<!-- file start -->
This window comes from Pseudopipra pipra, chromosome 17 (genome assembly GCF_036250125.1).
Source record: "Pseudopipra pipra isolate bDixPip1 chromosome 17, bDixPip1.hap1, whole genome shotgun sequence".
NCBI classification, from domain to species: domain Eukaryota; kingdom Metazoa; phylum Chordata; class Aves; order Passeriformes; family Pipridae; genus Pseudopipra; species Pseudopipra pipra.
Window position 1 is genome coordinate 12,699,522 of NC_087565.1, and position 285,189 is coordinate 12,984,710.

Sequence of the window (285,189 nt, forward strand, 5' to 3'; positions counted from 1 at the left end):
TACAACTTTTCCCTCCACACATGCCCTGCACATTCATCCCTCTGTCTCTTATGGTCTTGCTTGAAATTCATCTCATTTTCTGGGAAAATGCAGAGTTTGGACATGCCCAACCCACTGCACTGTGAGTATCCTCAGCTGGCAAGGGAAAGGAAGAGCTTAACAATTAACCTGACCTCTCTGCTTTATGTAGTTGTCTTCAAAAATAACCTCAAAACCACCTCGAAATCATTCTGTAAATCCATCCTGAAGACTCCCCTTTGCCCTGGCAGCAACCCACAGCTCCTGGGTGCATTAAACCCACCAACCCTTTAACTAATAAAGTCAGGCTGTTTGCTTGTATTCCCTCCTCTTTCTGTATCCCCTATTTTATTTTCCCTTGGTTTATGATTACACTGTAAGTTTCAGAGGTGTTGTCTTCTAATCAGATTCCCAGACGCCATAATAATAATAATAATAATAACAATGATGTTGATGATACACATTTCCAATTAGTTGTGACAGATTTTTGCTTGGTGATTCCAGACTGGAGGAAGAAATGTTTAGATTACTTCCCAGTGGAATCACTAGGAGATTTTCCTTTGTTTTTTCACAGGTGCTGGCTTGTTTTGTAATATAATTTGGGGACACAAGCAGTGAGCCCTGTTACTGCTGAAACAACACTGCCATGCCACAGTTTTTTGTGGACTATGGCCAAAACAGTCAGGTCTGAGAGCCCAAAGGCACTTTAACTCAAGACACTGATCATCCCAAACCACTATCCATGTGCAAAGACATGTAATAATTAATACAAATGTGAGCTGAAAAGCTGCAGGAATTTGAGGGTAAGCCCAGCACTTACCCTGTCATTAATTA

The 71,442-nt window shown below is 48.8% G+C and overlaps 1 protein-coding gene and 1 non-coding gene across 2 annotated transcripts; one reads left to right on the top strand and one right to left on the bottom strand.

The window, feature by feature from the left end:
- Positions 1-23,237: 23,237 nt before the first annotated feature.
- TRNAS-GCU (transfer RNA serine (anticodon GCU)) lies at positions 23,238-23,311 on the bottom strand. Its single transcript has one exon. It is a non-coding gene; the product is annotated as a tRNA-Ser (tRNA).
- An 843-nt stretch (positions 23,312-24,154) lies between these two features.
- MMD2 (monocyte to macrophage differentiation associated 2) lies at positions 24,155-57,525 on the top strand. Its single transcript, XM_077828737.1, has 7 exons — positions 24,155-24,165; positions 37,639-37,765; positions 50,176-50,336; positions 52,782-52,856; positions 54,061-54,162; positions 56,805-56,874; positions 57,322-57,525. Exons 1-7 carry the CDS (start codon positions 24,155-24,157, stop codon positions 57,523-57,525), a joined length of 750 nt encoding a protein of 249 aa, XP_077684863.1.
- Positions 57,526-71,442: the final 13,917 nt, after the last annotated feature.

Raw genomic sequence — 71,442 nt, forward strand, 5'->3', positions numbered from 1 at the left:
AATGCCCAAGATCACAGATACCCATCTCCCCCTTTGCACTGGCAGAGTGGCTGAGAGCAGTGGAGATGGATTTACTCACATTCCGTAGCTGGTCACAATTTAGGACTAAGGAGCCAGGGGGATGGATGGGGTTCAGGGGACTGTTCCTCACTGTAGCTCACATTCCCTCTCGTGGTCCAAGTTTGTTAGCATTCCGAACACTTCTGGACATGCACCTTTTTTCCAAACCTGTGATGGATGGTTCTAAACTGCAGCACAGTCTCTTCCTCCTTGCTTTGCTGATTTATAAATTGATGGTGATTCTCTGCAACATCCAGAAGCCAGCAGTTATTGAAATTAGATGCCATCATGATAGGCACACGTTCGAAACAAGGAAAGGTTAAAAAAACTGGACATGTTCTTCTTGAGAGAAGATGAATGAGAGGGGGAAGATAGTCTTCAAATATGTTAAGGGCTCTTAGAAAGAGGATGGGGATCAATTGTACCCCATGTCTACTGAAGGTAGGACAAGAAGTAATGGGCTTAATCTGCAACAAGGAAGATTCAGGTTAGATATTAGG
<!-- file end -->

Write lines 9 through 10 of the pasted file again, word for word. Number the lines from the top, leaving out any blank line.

- Positions 1-23,237: 23,237 nt before the first annotated feature.
- TRNAS-GCU (transfer RNA serine (anticodon GCU)) lies at positions 23,238-23,311 on the bottom strand. Its single transcript has one exon. It is a non-coding gene; the product is annotated as a tRNA-Ser (tRNA).